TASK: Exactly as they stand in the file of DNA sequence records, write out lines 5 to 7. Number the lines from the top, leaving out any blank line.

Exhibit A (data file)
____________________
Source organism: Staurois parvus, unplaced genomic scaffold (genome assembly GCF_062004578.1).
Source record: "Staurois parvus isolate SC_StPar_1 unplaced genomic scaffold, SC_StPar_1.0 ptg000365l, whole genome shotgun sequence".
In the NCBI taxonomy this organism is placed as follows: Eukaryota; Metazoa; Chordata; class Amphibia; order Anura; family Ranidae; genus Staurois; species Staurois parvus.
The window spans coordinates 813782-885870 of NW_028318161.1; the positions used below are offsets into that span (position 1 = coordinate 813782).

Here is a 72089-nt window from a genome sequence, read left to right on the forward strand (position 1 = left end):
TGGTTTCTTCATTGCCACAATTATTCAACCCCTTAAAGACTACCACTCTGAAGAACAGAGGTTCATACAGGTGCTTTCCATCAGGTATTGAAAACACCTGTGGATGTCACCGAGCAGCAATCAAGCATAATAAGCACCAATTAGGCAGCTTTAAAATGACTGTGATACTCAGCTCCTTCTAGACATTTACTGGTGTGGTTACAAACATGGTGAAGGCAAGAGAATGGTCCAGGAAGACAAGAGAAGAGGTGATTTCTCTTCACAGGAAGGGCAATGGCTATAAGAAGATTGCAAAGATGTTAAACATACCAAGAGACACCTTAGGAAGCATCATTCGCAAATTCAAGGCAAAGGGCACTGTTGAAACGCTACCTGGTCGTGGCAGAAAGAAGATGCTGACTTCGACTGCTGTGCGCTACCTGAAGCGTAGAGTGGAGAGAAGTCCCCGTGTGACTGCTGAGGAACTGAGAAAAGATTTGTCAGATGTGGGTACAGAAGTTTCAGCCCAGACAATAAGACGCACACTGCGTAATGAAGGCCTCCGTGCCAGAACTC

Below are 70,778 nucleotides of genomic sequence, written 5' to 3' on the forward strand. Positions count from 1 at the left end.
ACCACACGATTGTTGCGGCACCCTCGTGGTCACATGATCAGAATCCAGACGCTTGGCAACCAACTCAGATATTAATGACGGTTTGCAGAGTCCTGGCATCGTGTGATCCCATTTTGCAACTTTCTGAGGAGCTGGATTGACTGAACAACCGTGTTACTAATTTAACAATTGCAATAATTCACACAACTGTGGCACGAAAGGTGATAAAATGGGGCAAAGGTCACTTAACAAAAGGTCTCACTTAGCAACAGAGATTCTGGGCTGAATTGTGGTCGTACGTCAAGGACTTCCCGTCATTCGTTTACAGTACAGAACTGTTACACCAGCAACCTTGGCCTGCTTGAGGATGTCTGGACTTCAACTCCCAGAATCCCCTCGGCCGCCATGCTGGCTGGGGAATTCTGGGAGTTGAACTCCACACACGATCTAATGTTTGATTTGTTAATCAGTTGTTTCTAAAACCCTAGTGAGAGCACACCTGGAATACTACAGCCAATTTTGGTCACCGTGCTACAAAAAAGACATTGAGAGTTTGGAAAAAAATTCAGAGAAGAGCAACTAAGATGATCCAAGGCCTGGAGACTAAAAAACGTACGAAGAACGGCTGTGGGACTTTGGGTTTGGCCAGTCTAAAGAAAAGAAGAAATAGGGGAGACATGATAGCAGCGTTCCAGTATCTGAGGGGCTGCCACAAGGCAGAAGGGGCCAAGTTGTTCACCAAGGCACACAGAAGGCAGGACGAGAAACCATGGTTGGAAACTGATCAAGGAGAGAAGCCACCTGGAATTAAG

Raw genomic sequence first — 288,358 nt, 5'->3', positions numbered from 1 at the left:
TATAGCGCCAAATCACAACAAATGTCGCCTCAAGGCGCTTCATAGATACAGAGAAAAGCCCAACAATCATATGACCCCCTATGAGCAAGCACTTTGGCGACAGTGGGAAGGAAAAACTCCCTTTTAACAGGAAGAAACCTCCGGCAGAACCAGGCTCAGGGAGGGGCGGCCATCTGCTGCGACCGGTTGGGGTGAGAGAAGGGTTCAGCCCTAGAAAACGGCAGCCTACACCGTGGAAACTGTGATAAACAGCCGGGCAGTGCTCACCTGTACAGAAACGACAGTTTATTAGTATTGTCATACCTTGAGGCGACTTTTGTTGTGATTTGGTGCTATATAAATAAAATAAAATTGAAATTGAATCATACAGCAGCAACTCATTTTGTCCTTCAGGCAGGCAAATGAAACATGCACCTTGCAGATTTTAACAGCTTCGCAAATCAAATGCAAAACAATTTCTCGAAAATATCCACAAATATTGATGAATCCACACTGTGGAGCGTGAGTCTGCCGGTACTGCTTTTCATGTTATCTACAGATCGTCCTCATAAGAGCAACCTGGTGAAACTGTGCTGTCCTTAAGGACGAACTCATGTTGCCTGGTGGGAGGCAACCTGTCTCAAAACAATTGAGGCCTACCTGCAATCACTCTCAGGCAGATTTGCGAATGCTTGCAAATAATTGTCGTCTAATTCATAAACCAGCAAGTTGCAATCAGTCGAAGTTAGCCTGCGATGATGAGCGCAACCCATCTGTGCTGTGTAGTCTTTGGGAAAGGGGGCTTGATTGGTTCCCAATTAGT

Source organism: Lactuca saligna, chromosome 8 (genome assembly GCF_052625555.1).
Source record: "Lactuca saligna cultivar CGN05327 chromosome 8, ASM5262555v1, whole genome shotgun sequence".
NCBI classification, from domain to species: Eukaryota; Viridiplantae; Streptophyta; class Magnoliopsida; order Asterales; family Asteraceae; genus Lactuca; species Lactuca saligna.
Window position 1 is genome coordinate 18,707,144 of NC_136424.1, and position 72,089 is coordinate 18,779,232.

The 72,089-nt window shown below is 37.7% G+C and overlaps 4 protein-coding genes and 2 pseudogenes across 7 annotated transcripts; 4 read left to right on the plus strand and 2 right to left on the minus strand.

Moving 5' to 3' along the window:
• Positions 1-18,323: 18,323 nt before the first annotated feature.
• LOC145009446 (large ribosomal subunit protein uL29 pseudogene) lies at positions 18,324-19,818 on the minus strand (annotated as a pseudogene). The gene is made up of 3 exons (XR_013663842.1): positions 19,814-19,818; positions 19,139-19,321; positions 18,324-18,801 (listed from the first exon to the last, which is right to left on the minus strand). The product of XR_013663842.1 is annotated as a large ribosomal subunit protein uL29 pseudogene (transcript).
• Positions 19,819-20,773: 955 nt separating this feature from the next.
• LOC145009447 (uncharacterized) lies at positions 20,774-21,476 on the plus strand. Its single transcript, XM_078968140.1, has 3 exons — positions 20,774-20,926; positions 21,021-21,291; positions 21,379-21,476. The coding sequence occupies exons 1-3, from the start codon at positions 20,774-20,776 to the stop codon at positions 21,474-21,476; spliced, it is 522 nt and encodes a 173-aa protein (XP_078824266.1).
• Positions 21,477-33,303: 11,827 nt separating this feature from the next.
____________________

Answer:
Here is a 72089-nt window from a genome sequence, read left to right on the forward strand (position 1 = left end):
TGGTTTCTTCATTGCCACAATTATTCAACCCCTTAAAGACTACCACTCTGAAGAACAGAGGTTCATACAGGTGCTTTCCATCAGGTATTGAAAACACCTGTGGATGTCACCGAGCAGCAATCAAGCATAATAAGCACCAATTAGGCAGCTTTAAAATGACTGTGATACTCAGCTCCTTCTAGACATTTACTGGTGTGGTTACAAACATGGTGAAGGCAAGAGAATGGTCCAGGAAGACAAGAGAAGAGGTGATTTCTCTTCACAGGAAGGGCAATGGCTATAAGAAGATTGCAAAGATGTTAAACATACCAAGAGACACCTTAGGAAGCATCATTCGCAAATTCAAGGCAAAGGGCACTGTTGAAACGCTACCTGGTCGTGGCAGAAAGAAGATGCTGACTTCGACTGCTGTGCGCTACCTGAAGCGTAGAGTGGAGAGAAGTCCCCGTGTGACTGCTGAGGAACTGAGAAAAGATTTGTCAGATGTGGGTACAGAAGTTTCAGCCCAGACAATAAGACGCACACTGCGTAATGAAGGCCTCCGTGCCAGAACTC

Below are 70,778 nucleotides of genomic sequence, written 5' to 3' on the forward strand. Positions count from 1 at the left end.